The amount of interest and support in my trip to Malawi has been outstanding! People have wanted to hear about my trip and have loved seeing my photos. I keep getting the questions “how was your trip?” “Tell me all about your trip!” and “what was your favorite thing about Africa?” I continue to find myself unable to answer any of these questions. Not because I don’t have answers, but rather I don’t know how to explain my experience. How could I? I stepped into a completely different world. Living five weeks with no electricity, plumbing, running water or technology really cleared my head. I was living. I was able to have human interaction with so many people, some that didn’t even speak my language.
I also got my first exposure to what would soon become my favorite thing in Malawi, the singing. I think it is the jewel of Malawi. The way the kids sing in large groups A cappella and harmonize in such beautiful ways was absolutely amazing. I recorded a few songs on my phone and I find myself listening to them often because it makes me feel closer to Malawi, even though I am half way across the world.
The reason I found myself in Malawi in the first place was to conduct some research for my adviser here at Tech, but I soon found it was SO much more than that. The research project feeds twenty-five women and twenty-five children goat meat for twelve months and records their progress. My particular part in the research looks at the child’s behavioral, motor, cognitive, and social development. There were times I would have MUCH rather found myself on the soccer field with the kids, but I knew in the end my work on this project would be much more of a benefit to these kids.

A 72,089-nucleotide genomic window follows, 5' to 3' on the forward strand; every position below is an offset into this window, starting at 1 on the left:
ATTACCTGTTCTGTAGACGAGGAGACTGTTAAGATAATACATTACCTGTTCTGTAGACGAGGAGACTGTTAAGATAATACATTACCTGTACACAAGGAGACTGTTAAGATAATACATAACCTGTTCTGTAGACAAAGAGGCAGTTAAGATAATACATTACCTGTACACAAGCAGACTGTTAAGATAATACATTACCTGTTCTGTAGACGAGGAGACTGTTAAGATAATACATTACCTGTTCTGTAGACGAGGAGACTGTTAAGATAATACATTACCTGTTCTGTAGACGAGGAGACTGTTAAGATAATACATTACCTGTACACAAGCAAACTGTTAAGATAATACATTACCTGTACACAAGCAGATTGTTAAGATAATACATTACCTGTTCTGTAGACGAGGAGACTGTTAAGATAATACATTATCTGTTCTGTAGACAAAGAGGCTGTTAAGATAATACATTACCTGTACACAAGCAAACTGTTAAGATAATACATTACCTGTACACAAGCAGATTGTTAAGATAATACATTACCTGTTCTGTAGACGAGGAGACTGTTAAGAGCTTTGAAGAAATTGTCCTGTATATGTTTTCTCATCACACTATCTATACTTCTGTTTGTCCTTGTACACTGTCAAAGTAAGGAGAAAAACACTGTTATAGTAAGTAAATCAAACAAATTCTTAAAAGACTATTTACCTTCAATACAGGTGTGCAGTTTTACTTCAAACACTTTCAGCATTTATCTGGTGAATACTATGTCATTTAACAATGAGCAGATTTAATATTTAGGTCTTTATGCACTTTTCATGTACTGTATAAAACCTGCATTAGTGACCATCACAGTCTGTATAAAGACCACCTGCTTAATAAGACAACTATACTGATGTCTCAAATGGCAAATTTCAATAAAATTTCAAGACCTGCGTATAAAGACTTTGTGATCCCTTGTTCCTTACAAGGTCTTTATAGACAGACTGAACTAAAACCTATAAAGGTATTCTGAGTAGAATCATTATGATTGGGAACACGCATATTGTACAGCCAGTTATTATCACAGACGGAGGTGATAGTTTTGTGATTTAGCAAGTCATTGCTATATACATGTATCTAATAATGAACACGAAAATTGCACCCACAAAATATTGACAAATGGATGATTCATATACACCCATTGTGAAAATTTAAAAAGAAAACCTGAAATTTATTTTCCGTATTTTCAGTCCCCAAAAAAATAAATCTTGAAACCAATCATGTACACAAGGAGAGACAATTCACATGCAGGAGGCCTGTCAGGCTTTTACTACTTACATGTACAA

If there was one thing I could tell you about Malawi it would be how close to God you feel. Every day we listened to them sing songs of praise. One day I asked my translator, “what was it that made everyone in Malawi so joyful” (because the joy these people have is out of this world)? His answer was, “they all serve one God and that he provides.” They don’t separate their spiritual life from their everyday life. It’s not about going to church on Sunday. They live everyday with God. My own journey of faith was put into perspective. God showed me His love in Malawi.
One day the director of Circle of Hope asked us to find our treasure, the child that God had planned for us to find. I found many treasures during my trip to Malawi, but there was one that has completely stolen my heart her name was Naomi.Naomi is fourteen years old. The moment she lead the choir she her voice has become my favorite thing in this world. During my five weeks there I got to know Naomi. Thankfully she spoke some English. Half the time she spoke to me with her hands on her face or with her face away from me. With a huge grin on her face the entire time none the less. Her smile is absolutely beautiful and contagious. I have always been told I have a contagious smile and I now know what that means. I found out she wants to be a nurse. This was something that I loved to hear her say and I am planning on helping her reach her goal.
One of the greatest things I experienced while in Malawi was when we had the chance to take all the kids to Lake Malawi! It was absolutely amazing to experience this with the kids. None of them knew how to swim. Naomi was very afraid to go in water above her stomach. I convinced her to trust me to walk her out to the deep. That was a task in itself, but the moment she trusted me was the most beautiful moment of the entire trip. To have a girl who was so guarded in the beginning trust me enough to take her into deeper water spoke so much more than I could ever explain.